Wednesday, April 30, 2008

The 21st Century Citizen

What is the purpose of education? Some people believe that it is to develop good citizens. Good citizens have the skills necessary to be productive members of society. So what are these skills? How does a person develop these skills? In an attempt to find the answers to these questions, I took a different approach. Would this be the same approach that a 21st century citizen would take? I started my search, but instead of just searching in Google I searched for blogs on this topic. I found a blog called 21st Century Citizen: Exploring the New Values of the 21st Century Citizen. I thought this would be a good place to start. Three Projects — AND Three Values on this blog states that anyone can do anything if they put their mind to it and that the values of society have to change. A good 21st Century Citizen should have values, know what is important to society, and want to contribute to the good of society.

As I read through the blogs, I looked at comments that people made. This lead me to other blogs and other articles on the same or similar topics. While visiting David Warlick's blog,
Christian commented that students need "programs that foster an ability to see patterns when things seemingly do not connect. Knowing where to find resources to help one makes sense of patterns forming…and knowing how to make ‘tangible’ what needs to come next." I believe that this is exactly what 21st Century citizens need to do. What role do we, as educators, take in helping to develop these types of skills in our students and make them good citizens?

So I continued to follow the links that presented themselves in the blogs that I visited and the comments they contained. This was a somewhat refreshing approach. I came across many different resources including podcast and videos. This was leading me in an interesting direction. I was mesmerized as I followed this path. I noticed that this was all one big conversation, a type of collaborative project. This is something that the 21st Century Citizen needs to know and be able to do. Is this what they mean by a social network?

Hey wait a minute am I being influenced here or am I really getting some concrete facts. Yes this information was mostly based on opinion, but how can you base the future on facts, especially when the future will look totally different. Then I came across a blog post,
Should an 18 Year Old Really Know What They’re Going to Do For the Rest of Their Life? How can anyone know what they're going to do the rest of their life when the world is changing so fast? We must "design 'schools as center of community', partnerships, new ideas re: learning styles & brain science, 'green' design, 'flex-spaces', emerging technologies, customizing learning opportunities for tomorrow's 'digital natives', etc." ( As our students graduate and become citizens, their paths will be uncertain. But if they develop skills and values, our students will be good citizens and help to develop good society.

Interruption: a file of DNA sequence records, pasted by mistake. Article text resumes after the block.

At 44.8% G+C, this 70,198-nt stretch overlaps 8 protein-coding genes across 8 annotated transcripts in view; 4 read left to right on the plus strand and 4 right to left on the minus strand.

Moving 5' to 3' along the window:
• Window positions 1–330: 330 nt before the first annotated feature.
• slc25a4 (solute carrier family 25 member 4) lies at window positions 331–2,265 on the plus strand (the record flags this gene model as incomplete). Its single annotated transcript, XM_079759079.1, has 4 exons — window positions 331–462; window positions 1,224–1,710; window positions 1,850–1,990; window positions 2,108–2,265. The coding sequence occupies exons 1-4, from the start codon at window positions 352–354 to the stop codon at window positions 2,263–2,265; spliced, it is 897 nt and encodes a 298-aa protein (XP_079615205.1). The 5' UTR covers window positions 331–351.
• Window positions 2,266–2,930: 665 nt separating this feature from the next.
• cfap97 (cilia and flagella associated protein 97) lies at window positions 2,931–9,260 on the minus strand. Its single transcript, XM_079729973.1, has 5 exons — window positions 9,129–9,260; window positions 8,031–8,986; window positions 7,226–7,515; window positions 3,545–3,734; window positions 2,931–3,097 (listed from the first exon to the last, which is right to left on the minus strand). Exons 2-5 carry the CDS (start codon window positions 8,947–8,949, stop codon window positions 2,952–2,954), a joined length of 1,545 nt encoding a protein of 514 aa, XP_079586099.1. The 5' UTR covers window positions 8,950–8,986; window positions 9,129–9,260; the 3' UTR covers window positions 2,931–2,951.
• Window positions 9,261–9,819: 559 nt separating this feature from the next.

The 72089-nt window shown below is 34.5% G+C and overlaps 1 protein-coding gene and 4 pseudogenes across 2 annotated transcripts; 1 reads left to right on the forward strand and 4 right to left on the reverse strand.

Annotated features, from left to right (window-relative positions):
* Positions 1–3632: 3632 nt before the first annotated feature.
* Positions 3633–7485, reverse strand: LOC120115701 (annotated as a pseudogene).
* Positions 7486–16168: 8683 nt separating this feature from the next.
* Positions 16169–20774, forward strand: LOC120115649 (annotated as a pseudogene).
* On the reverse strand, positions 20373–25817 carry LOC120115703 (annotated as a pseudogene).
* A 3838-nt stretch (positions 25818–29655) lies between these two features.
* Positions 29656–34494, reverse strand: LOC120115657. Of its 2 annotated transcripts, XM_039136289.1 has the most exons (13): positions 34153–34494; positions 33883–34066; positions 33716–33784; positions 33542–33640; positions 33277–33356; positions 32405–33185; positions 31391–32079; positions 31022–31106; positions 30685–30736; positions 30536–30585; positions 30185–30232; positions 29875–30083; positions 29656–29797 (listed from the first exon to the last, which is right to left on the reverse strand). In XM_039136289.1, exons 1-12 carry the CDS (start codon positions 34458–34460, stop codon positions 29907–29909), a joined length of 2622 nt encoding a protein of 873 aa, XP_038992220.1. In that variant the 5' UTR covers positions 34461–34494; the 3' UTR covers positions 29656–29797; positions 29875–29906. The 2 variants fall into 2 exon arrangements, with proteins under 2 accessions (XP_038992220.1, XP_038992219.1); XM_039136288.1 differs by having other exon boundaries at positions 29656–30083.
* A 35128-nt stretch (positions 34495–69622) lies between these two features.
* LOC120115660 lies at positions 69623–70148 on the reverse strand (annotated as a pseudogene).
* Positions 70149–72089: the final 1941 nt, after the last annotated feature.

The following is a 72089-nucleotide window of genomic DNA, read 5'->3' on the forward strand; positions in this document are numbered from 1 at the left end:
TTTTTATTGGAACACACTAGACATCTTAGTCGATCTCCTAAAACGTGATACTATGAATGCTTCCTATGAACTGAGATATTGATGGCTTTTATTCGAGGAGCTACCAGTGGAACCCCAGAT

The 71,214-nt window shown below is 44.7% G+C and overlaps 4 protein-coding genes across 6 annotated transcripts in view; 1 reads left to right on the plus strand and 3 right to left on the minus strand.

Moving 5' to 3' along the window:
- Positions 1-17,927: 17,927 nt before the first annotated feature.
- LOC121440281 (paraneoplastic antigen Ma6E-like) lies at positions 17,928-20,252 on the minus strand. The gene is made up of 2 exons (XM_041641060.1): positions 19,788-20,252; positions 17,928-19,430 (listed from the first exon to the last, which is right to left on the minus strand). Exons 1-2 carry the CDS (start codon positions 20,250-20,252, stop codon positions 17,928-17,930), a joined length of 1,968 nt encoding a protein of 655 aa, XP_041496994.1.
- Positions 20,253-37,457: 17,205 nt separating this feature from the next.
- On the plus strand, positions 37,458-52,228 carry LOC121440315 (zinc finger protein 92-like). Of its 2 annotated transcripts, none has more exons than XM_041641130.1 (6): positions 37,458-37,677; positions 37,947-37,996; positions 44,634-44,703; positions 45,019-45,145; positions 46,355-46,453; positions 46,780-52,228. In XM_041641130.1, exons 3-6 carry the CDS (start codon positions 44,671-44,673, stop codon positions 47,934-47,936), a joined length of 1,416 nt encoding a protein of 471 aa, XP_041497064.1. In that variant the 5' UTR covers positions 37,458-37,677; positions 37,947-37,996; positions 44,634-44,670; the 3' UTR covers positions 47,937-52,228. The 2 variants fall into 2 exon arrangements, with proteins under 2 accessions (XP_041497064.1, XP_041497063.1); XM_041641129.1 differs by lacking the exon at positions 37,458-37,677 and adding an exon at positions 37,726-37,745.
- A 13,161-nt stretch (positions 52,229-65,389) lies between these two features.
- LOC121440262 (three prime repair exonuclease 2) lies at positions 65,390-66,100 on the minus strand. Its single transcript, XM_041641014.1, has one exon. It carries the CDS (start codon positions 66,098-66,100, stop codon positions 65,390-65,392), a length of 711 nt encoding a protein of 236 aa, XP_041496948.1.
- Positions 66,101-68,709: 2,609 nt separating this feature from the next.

What do you think the future holds for the School 2.0, Student 2.0, Graduate 2.0? Is there any hope for a Society 2.0? What do you think?

Friday, April 18, 2008

IM in the Classroom

Instant Messaging allows for "instant" communications between people. Is this type of communication necessary or just a distraction for students? To answer this question we need to look at the benefits, the drawbacks, and possible uses of Instant Messaging (IM) in the classroom. Benefits of Instant Messaging include greater interactivity, engagement, and collaboration between students. IM allows for real-time communication. IM is rapidly growing as a primary communications technology among corporate, educational and home users according to the article Instant Messaging – Collaborative Tool or Educator’s nightmare. Robert Farmer writes; "A vital technology for this generation is instant messaging—or “IM,” for short. IM is thus an ideal technology for today’s students" (Instant Messaging: IM online! RU?). Students will be learning how to use the technology that is the primary communications technology among corporate, educational and home users.

Privacy and security concerns along with its potential as a time waster are seen as the biggest drawbacks of Instant Messaging (Instant Messaging – Collaborative Tool or Educator’s nightmare!). Students will be able to chat with strangers and others outside the classroom, receive pornography and computer viruses can be transmitted through IM. It is also impossible for anyone to monitor all the IM at one time. Despite these drawbacks Instant Messaging can be very valuable in the classroom.

You can bring real-world experts in the classroom via instant messaging. You can also communicate and send files to groups of students instantly. Students will be able to get the answers to questions and collaborate in real-time. This allow the students to remain connected something students think is essential (Instant Messaging – Collaborative Tool or Educator’s nightmare!). Instant Messaging is also a critical tool for multi-tasking which has become a way of life. Certainly IM is a valuable tool that has many uses in the classroom. But will IM be used correctly by all students? Will IM be abused? Can the safety of the students be assured?

Perhaps IM that can be regulated and restricted can help to assure the students safety. There are many Instant Messengers that can be used on the local area network (LAN). LAN instant messing networks create provides security. This allows most of the benefits of IM with little of the risks. Bonjour is a LAN IM for Macintosh that is now available for Windows. Instant Messaging just like any other tool should be used appropriately and students should be educated on the use of the tool. Regulations and Netiquette should be established when using IM. It is important that the Teacher have training and experience in using IM or any other tool they allow their students to use. Instant Messaging used properly is a very powerful tool.